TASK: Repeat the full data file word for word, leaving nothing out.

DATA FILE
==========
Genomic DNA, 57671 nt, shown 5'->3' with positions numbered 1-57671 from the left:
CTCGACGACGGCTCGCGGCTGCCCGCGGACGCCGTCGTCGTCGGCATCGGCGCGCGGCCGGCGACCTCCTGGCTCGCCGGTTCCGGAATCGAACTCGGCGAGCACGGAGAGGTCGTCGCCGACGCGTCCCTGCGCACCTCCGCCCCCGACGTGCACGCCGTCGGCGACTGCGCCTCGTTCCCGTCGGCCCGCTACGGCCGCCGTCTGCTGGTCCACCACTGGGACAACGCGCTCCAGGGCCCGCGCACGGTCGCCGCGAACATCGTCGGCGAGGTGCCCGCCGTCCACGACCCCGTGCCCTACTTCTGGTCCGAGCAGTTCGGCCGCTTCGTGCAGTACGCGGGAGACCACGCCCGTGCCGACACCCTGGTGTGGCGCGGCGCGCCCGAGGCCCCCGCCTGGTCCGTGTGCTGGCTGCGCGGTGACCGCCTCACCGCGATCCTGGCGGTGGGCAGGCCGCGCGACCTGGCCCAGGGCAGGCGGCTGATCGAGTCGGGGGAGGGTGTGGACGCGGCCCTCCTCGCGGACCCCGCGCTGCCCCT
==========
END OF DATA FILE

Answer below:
Genomic DNA, 57671 nt, shown 5'->3' with positions numbered 1-57671 from the left:
CTCGACGACGGCTCGCGGCTGCCCGCGGACGCCGTCGTCGTCGGCATCGGCGCGCGGCCGGCGACCTCCTGGCTCGCCGGTTCCGGAATCGAACTCGGCGAGCACGGAGAGGTCGTCGCCGACGCGTCCCTGCGCACCTCCGCCCCCGACGTGCACGCCGTCGGCGACTGCGCCTCGTTCCCGTCGGCCCGCTACGGCCGCCGTCTGCTGGTCCACCACTGGGACAACGCGCTCCAGGGCCCGCGCACGGTCGCCGCGAACATCGTCGGCGAGGTGCCCGCCGTCCACGACCCCGTGCCCTACTTCTGGTCCGAGCAGTTCGGCCGCTTCGTGCAGTACGCGGGAGACCACGCCCGTGCCGACACCCTGGTGTGGCGCGGCGCGCCCGAGGCCCCCGCCTGGTCCGTGTGCTGGCTGCGCGGTGACCGCCTCACCGCGATCCTGGCGGTGGGCAGGCCGCGCGACCTGGCCCAGGGCAGGCGGCTGATCGAGTCGGGGGAGGGTGTGGACGCGGCCCTCCTCGCGGACCCCGCGCTGCCCCT